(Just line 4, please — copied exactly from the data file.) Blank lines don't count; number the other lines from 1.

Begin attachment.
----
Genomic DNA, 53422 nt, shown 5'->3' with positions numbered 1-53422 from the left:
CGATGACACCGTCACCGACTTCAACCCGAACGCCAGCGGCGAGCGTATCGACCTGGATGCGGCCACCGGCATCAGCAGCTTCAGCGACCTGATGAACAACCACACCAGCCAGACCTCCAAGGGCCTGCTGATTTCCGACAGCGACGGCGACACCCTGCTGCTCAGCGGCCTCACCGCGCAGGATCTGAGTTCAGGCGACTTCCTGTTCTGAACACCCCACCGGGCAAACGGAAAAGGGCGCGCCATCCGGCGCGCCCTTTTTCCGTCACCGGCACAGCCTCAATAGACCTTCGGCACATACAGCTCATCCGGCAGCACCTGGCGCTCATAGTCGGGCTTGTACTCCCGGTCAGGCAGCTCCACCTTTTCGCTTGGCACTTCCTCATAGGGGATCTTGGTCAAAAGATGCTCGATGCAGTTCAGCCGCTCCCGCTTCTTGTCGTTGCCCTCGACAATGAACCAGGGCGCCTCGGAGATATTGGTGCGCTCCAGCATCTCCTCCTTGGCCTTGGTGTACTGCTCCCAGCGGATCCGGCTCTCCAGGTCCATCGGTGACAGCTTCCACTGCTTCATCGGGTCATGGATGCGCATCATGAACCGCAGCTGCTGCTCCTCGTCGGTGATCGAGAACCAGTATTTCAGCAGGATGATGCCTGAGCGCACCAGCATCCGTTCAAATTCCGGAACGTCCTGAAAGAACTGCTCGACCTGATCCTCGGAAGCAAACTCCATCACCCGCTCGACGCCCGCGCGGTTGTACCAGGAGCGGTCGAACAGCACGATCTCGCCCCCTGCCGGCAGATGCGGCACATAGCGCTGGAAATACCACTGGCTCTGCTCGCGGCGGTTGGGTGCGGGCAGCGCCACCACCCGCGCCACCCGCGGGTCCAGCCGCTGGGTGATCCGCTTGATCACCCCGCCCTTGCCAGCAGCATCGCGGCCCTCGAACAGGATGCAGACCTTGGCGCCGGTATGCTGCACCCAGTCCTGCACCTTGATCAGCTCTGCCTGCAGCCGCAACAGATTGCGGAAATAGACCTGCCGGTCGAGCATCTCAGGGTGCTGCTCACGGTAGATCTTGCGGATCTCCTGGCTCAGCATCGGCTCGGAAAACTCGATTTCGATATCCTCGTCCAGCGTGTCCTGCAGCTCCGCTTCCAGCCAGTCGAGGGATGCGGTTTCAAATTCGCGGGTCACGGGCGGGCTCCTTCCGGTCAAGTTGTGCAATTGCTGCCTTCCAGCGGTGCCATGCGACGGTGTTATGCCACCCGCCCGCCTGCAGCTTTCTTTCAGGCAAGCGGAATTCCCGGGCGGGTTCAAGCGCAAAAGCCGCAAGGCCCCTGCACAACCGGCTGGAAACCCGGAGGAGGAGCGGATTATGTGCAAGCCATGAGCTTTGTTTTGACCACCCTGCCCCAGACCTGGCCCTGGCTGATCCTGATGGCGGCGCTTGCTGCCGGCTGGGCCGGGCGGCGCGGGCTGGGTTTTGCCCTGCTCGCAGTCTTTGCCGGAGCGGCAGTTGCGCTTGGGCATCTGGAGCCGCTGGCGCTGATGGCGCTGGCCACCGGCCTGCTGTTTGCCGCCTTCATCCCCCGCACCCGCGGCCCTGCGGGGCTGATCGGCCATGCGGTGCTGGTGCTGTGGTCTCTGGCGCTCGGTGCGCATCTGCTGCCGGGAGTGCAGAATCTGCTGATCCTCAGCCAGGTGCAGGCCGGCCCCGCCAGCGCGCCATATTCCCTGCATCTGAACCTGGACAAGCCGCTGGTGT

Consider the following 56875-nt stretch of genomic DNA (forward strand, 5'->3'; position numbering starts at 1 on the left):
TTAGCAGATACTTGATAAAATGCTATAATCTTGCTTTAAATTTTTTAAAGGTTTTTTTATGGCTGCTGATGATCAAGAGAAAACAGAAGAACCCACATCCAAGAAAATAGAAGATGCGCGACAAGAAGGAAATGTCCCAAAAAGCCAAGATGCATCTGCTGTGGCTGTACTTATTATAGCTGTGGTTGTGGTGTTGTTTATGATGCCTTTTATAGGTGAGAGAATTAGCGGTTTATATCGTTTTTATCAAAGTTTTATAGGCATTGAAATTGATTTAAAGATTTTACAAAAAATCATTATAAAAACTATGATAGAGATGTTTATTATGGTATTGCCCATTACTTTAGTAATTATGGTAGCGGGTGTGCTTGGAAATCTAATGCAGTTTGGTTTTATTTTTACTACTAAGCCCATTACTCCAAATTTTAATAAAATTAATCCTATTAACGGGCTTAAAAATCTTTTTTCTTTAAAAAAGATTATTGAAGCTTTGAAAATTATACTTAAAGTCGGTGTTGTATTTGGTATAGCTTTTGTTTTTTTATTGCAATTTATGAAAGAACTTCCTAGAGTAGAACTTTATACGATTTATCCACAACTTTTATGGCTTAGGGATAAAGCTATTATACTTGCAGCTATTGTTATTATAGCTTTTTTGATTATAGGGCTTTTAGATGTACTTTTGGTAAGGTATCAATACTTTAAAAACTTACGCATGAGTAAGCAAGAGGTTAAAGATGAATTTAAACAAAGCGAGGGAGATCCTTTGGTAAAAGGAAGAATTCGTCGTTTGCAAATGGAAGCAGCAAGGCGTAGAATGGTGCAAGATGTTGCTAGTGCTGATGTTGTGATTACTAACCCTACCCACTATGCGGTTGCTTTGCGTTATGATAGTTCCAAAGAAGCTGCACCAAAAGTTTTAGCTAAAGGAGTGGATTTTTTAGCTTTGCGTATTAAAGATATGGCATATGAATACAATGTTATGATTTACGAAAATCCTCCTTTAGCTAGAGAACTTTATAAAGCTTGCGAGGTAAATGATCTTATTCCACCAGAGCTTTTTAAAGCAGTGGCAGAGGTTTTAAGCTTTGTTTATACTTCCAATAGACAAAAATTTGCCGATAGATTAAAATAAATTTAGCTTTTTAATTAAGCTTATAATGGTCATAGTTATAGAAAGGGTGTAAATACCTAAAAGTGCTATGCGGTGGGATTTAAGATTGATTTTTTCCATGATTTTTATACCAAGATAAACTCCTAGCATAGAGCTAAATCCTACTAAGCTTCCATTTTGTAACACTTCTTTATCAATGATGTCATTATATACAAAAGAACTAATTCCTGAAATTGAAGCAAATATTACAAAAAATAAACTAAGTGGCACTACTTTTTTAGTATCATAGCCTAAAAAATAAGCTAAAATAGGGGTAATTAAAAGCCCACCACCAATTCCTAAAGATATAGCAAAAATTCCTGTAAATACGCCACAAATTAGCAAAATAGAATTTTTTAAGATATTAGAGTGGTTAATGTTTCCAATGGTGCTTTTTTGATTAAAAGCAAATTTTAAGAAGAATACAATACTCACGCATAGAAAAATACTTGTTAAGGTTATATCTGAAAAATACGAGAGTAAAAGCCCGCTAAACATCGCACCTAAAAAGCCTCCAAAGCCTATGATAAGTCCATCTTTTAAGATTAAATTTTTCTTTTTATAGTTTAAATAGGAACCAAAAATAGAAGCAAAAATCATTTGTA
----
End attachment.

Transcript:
TTAGCAGATACTTGATAAAATGCTATAATCTTGCTTTAAATTTTTTAAAGGTTTTTTTATGGCTGCTGATGATCAAGAGAAAACAGAAGAACCCACATCCAAGAAAATAGAAGATGCGCGACAAGAAGGAAATGTCCCAAAAAGCCAAGATGCATCTGCTGTGGCTGTACTTATTATAGCTGTGGTTGTGGTGTTGTTTATGATGCCTTTTATAGGTGAGAGAATTAGCGGTTTATATCGTTTTTATCAAAGTTTTATAGGCATTGAAATTGATTTAAAGATTTTACAAAAAATCATTATAAAAACTATGATAGAGATGTTTATTATGGTATTGCCCATTACTTTAGTAATTATGGTAGCGGGTGTGCTTGGAAATCTAATGCAGTTTGGTTTTATTTTTACTACTAAGCCCATTACTCCAAATTTTAATAAAATTAATCCTATTAACGGGCTTAAAAATCTTTTTTCTTTAAAAAAGATTATTGAAGCTTTGAAAATTATACTTAAAGTCGGTGTTGTATTTGGTATAGCTTTTGTTTTTTTATTGCAATTTATGAAAGAACTTCCTAGAGTAGAACTTTATACGATTTATCCACAACTTTTATGGCTTAGGGATAAAGCTATTATACTTGCAGCTATTGTTATTATAGCTTTTTTGATTATAGGGCTTTTAGATGTACTTTTGGTAAGGTATCAATACTTTAAAAACTTACGCATGAGTAAGCAAGAGGTTAAAGATGAATTTAAACAAAGCGAGGGAGATCCTTTGGTAAAAGGAAGAATTCGTCGTTTGCAAATGGAAGCAGCAAGGCGTAGAATGGTGCAAGATGTTGCTAGTGCTGATGTTGTGATTACTAACCCTACCCACTATGCGGTTGCTTTGCGTTATGATAGTTCCAAAGAAGCTGCACCAAAAGTTTTAGCTAAAGGAGTGGATTTTTTAGCTTTGCGTATTAAAGATATGGCATATGAATACAATGTTATGATTTACGAAAATCCTCCTTTAGCTAGAGAACTTTATAAAGCTTGCGAGGTAAATGATCTTATTCCACCAGAGCTTTTTAAAGCAGTGGCAGAGGTTTTAAGCTTTGTTTATACTTCCAATAGACAAAAATTTGCCGATAGATTAAAATAAATTTAGCTTTTTAATTAAGCTTATAATGGTCATAGTTATAGAAAGGGTGTAAATACCTAAAAGTGCTATGCGGTGGGATTTAAGATTGATTTTTTCCATGATTTTTATACCAAGATAAACTCCTAGCATAGAGCTAAATCCTACTAAGCTTCCATTTTGTAACACTTCTTTATCAATGATGTCATTATATACAAAAGAACTAATTCCTGAAATTGAAGCAAATATTACAAAAAATAAACTAAGTGGCACTACTTTTTTAGTATCATAGCCTAAAAAATAAGCTAAAATAGGGGTAATTAAAAGCCCACCACCAATTCCTAAAGATATAGCAAAAATTCCTGTAAATACGCCACAAATTAGCAAAATAGAATTTTTTAAGATATTAGAGTGGTTAATGTTTCCAATGGTGCTTTTTTGATTAAAAGCAAATTTTAAGAAGAATACAATACTCACGCATAGAAAAATACTTGTTAAGGTTATATCTGAAAAATACGAGAGTAAAAGCCCGCTAAACATCGCACCTAAAAAGCCTCCAAAGCCTATGATAAGTCCATCTTTTAAGATTAAATTTTTCTTTTTATAGTTTAAATAGGAACCAAAAATAGAAGCAAAAATCATTTGTA